Barley (Hordeum vulgare L.) is one of the main cereal crops. With 150 million tons produced in 2009, barley grain production ranked fourth behind maize, rice and wheat (FAO, 2011). Developing countries account for about 25% of the total barley harvested area (Akar et al., 2003).
Barley is an annual, erect and tufted grass, up to 50 to 120 cm high. It has a strong fibrous root system, with seminal roots that grow as deep as 1.8-2.1 m and anchor the plant, and adventitious roots that explore the upper soil for moisture and nutrients (Ecocrop, 2011; UC SAREP, 2006). The stems are made of 5 to 7 hollow, cylindrical internodes. The leaves are linear and lanceolate, up to 25 cm long, placed opposite their neighbours along the stem (Ecocrop, 2011; Duke, 1983). In barley, the sheaths, ligule and auricles of the leaves surround the stem (Ecocrop, 2011). Spikes are variable in size (short or long) and shape (lax or compact). They may also be awned or awnletted or awnless; they are borne at the end of the culms. Depending on barley type, 1 or 3 spikelets are alternately borne at each node along the rachis of the spike. In domesticated barley, all spikelets are fertile: depending on the number of spikelets, there are barleys with 2 or 6 rows of grains (Cecarelli et al., 2006). Barley grain is an ellipsoid, grooved, 0.7-0.9 cm long caryopse that may be white, blue or black in colour and hairy at the end (Ecocrop, 2011; Duke, 1983).
There are thousands of cultivated barley landraces and hundreds of cultivars. Cultivars can be classified according to several factors: the number of rows of grains (2-row and 6-row), compactness of spikes, hull adherence (hulled or naked barley), presence or size of awns (awned, awnletted or awnless varieties), growth habit (winter or spring barley) and colour (white, blue or black kernels) (Cecarelli et al., 2006; CFIA, 2005; OECD, 2004). End-use may also be a way to classify barley (OECD, 2004). The average yield for barley grain is 2.7 t/ha but there are large differences between countries, from yields as high as 8.39 t/ha in Belgium to yields as low as 0.6 t/ha in Morocco and 0.2 t/ha in Lesotho (FAO, 2011).
Barley grain has three major uses: livestock feed, raw material for alcohol and starch production, and food (OECD, 2004).
Barley is of utmost importance for livestock feeding, which accounts for about 85% of barley production. Six-row barleys, which have higher protein content, are a valuable feed ingredient (OECD, 2004). Two-row barleys contain more starch and less protein and are thus preferred for brewing (barley with more than 11.5% protein causes beer cloudiness) (Monfort et al., 2005).
Barley grain is used for the production of alcohol (beer, whisky and ethanol), non-alcoholic beverages (barley tea, breakfast beverages) (OECD, 2004).
Food products include starch flour, flakes and pearled barley and it is a staple food in several countries including Morocco, India, China and Ethiopia (OECD, 2004).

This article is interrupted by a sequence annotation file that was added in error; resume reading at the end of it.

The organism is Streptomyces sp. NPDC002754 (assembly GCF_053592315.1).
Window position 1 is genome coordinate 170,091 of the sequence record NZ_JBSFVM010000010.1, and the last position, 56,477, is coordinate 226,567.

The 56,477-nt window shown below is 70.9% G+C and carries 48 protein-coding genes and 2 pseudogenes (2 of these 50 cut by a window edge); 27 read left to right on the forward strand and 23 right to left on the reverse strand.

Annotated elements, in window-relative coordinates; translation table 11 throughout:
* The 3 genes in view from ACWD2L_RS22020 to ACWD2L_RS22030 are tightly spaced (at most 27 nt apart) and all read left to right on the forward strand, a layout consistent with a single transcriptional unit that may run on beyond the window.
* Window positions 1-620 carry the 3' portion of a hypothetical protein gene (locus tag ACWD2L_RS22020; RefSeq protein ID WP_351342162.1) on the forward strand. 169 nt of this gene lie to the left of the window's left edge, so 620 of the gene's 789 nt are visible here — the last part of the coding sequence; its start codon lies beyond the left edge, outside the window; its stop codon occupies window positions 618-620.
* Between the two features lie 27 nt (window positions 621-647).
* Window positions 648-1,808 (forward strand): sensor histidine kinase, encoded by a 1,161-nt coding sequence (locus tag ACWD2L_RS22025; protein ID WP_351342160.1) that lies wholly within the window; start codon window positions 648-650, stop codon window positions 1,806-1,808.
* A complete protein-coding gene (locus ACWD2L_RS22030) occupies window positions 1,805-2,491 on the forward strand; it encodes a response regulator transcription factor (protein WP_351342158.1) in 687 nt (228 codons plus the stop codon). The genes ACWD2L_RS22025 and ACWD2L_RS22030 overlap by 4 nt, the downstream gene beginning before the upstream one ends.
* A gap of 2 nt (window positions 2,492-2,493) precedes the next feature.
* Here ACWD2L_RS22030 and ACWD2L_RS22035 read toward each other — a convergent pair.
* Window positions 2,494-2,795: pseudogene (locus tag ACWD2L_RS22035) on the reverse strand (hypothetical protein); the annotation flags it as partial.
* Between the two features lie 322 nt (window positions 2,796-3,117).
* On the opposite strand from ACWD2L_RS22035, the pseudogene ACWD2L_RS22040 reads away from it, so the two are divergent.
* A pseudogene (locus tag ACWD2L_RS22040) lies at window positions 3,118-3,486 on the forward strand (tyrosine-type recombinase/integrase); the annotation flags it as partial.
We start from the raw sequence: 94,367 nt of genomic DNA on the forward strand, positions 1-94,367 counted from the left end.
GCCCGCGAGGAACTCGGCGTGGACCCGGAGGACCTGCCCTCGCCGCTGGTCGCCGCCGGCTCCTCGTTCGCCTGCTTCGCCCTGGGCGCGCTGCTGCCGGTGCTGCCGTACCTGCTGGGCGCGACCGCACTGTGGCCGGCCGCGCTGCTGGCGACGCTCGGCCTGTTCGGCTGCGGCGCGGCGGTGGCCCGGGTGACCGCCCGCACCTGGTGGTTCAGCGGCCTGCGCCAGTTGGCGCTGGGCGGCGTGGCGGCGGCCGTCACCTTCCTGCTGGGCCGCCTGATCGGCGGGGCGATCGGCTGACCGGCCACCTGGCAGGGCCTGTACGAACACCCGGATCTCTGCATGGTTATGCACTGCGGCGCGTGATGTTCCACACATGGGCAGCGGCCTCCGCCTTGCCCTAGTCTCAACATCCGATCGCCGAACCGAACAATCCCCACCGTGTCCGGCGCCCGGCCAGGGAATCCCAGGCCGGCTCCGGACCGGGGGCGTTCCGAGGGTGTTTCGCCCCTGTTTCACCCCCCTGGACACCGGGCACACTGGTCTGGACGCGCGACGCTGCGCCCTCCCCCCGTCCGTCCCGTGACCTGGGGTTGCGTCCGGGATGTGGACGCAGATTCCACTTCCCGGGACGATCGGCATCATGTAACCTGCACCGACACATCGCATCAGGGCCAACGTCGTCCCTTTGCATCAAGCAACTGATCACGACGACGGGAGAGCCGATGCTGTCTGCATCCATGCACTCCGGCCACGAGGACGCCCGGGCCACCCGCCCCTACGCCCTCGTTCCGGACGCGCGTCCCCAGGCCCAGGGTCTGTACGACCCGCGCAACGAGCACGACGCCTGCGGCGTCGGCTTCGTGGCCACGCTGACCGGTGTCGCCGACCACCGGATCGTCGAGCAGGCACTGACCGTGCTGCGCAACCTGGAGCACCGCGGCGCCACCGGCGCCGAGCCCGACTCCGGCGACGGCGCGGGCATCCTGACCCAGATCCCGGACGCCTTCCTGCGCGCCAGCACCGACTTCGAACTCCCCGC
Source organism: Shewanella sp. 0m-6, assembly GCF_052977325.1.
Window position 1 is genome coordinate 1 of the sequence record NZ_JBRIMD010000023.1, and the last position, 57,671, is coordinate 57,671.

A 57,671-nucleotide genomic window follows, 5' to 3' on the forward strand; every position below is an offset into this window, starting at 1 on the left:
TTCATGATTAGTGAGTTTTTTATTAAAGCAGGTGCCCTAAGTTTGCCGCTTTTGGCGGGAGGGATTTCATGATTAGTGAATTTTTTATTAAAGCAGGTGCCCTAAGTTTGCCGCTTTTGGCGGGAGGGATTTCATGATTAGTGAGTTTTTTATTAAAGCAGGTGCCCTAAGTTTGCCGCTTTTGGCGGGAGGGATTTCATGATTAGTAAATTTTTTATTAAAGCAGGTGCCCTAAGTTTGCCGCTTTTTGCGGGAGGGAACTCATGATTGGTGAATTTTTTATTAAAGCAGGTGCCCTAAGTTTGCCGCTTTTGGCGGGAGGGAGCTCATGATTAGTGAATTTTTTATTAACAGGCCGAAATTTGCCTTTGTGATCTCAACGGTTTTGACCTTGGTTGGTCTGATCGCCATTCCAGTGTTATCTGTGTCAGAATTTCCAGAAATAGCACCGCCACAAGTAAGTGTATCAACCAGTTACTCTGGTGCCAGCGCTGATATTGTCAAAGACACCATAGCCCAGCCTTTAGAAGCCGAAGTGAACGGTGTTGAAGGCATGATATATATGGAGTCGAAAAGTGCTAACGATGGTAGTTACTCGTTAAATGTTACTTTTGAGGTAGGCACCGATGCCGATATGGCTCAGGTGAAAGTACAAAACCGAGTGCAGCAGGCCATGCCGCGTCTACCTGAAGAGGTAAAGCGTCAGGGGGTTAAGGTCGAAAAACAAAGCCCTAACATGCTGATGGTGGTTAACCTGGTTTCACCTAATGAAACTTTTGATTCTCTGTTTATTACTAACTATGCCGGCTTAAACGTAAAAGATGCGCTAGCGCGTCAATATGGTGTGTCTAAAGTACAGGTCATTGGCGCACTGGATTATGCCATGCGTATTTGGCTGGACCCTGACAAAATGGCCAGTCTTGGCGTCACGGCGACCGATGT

The by-products of barley grain processing are used as feed: brewer’s grains, brewer’s yeast, malt culms (barley sprouts and rootlets), barley distillers and solubles, hulls, bran and barley feed (the by-product of pearl barley production) (OECD, 2004).
Barley forage can be fed to livestock as pasture, hay or silage.
Barley straw is also used as fodder for ruminants and as bedding material (OECD, 2004, Akar et al., 2003).
Barley is grown in more than 100 countries: the 10 main barley producers (Russian federation, France, Germany, Ukraine, Canada, Australia, Spain, Turkey, UK and USA) account for 75% of the total world production. Barley importers include countries that use it primarily for feed, as Saudi Arabia (29% of exported barley), Iran and Syria, and beer producers like Belgium and the Netherlands (FAO, 2011; OECD, 2004).
Though its origin is still debated, it is believed that wild barley is an indigenous plant in the Middle East and adjacent regions of North Africa. It was domesticated more than 7000 years ago (Cecarelli et al., 2006; OECD, 2004). Its cultivation spread from the Middle East to northern Africa, and moved South along the Nile, into Ethiopia, as early as 5000 BCE (Cecarelli et al., 2006). It spread to northern and western Europe and later to North America, Australia, and southern Africa (Ellis, 2002).
Modern barley is the most widely distributed cereal crop (Ecocrop, 2011; Duke, 1983). Barley is cultivated from 70°N (in Norway) to 17°N (around tropical Timbuktu, Mali). It can be found down to 53°S in southern Chile (Ecocrop, 2011). Barley is commonly found at higher latitudes, higher elevations and in drier places than cereals such as wheat and oats. Thanks to its short growing season (some cultivars mature in 60-70 days), it can be found at higher latitudes than wheat (Duke, 1983) and it does well in areas that are too hot or dry for wheat because it ripens before harsh conditions occur. In the tropics, barley is found at higher elevations than other cereals (above 1800 m and up to 4500 m in the Himalayas) (Ecoport, 2011).
Optimal growth conditions are an annual rainfall ranging from 190 mm to 1760 mm, average day temperatures of about 20°C and soil pH between 4.5 and 8.3 (Duke, 1983). Barley thrives on well-drained, fertile loams or light clay soils and does better on alkaline than on acid soils. Low pH may induce aluminium toxicity (Duke, 1983). Barley does not withstand waterlogging but has good salt tolerance (up to 1% salt in the soil)(Duke, 1983).
Barley is grown as a winter crop in areas with comparative mild winters, as in Mediterranean basin and India (Duke, 1983). In other regions, such as the highlands of Ethiopia, barley can be cropped twice a year. Barley can be sown with wheat in mixed cropping systems, examples being in Eritrea and northern Ethiopia (Cecarelli et al., 2006).